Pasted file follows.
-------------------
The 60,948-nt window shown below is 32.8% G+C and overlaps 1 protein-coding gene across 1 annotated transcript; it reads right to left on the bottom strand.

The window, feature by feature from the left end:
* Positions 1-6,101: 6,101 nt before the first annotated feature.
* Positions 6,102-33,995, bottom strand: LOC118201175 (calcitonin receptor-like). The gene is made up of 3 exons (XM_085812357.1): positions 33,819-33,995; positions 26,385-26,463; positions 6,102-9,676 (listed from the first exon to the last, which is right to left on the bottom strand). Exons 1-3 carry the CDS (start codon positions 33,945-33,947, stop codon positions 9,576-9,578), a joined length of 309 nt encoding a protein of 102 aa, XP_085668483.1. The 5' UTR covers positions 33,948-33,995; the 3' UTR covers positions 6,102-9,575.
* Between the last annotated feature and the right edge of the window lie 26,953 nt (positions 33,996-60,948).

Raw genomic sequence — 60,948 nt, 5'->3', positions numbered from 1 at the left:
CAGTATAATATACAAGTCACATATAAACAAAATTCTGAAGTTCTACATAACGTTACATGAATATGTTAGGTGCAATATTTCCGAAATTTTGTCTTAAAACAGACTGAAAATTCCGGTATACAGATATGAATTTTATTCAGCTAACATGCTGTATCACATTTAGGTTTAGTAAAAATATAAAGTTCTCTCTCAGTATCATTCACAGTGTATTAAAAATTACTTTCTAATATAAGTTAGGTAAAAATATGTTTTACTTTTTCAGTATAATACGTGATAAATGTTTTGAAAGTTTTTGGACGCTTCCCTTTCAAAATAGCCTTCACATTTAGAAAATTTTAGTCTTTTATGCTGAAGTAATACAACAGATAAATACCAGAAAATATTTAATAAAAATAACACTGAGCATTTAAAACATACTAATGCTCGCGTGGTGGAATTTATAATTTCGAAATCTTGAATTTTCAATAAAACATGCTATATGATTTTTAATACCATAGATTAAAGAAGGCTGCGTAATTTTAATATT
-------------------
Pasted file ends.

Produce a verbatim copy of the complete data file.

The 60,948-nt window shown below is 32.8% G+C and overlaps 1 protein-coding gene across 1 annotated transcript; it reads right to left on the bottom strand.

The window, feature by feature from the left end:
* Positions 1-6,101: 6,101 nt before the first annotated feature.
* Positions 6,102-33,995, bottom strand: LOC118201175 (calcitonin receptor-like). The gene is made up of 3 exons (XM_085812357.1): positions 33,819-33,995; positions 26,385-26,463; positions 6,102-9,676 (listed from the first exon to the last, which is right to left on the bottom strand). Exons 1-3 carry the CDS (start codon positions 33,945-33,947, stop codon positions 9,576-9,578), a joined length of 309 nt encoding a protein of 102 aa, XP_085668483.1. The 5' UTR covers positions 33,948-33,995; the 3' UTR covers positions 6,102-9,575.
* Between the last annotated feature and the right edge of the window lie 26,953 nt (positions 33,996-60,948).

Raw genomic sequence — 60,948 nt, 5'->3', positions numbered from 1 at the left:
CAGTATAATATACAAGTCACATATAAACAAAATTCTGAAGTTCTACATAACGTTACATGAATATGTTAGGTGCAATATTTCCGAAATTTTGTCTTAAAACAGACTGAAAATTCCGGTATACAGATATGAATTTTATTCAGCTAACATGCTGTATCACATTTAGGTTTAGTAAAAATATAAAGTTCTCTCTCAGTATCATTCACAGTGTATTAAAAATTACTTTCTAATATAAGTTAGGTAAAAATATGTTTTACTTTTTCAGTATAATACGTGATAAATGTTTTGAAAGTTTTTGGACGCTTCCCTTTCAAAATAGCCTTCACATTTAGAAAATTTTAGTCTTTTATGCTGAAGTAATACAACAGATAAATACCAGAAAATATTTAATAAAAATAACACTGAGCATTTAAAACATACTAATGCTCGCGTGGTGGAATTTATAATTTCGAAATCTTGAATTTTCAATAAAACATGCTATATGATTTTTAATACCATAGATTAAAGAAGGCTGCGTAATTTTAATATT